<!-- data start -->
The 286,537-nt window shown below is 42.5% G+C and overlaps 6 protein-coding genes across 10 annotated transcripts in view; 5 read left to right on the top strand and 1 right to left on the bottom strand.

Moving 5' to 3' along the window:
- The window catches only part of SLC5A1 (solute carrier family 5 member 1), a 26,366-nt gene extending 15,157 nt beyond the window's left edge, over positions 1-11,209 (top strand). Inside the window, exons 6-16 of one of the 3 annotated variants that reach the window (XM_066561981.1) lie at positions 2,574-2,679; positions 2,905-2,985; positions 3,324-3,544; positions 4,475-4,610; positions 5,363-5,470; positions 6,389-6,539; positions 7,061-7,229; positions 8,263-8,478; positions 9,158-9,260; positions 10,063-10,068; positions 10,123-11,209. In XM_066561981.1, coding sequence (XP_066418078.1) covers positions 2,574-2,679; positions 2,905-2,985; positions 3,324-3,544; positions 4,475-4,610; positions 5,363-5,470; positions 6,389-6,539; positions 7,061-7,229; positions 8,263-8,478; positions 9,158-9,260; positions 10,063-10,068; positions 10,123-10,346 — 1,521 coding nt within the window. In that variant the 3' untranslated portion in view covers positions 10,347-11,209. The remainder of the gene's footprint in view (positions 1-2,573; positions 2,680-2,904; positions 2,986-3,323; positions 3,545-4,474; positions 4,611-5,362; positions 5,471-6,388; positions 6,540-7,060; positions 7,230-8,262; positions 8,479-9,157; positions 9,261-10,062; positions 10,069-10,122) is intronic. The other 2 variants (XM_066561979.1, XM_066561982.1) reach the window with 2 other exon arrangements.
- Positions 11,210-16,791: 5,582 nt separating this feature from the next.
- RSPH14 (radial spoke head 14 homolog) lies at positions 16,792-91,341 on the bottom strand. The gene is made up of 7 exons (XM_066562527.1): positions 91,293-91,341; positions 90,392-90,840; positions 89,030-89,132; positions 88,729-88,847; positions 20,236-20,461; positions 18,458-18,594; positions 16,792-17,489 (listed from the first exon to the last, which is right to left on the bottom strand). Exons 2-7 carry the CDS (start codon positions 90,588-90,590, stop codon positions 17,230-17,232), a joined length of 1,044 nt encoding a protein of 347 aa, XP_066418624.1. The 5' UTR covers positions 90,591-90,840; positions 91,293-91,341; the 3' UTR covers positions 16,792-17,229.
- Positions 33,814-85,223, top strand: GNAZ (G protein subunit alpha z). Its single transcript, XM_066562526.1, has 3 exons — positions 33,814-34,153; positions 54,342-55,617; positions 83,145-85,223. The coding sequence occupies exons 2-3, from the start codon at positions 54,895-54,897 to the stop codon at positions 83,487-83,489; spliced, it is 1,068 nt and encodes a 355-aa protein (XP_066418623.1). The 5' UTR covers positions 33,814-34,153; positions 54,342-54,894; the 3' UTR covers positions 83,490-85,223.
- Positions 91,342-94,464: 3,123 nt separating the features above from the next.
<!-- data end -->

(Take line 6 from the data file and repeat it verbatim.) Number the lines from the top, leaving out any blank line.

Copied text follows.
- Positions 33,814-85,223, top strand: GNAZ (G protein subunit alpha z). Its single transcript, XM_066562526.1, has 3 exons — positions 33,814-34,153; positions 54,342-55,617; positions 83,145-85,223. The coding sequence occupies exons 2-3, from the start codon at positions 54,895-54,897 to the stop codon at positions 83,487-83,489; spliced, it is 1,068 nt and encodes a 355-aa protein (XP_066418623.1). The 5' UTR covers positions 33,814-34,153; positions 54,342-54,894; the 3' UTR covers positions 83,490-85,223.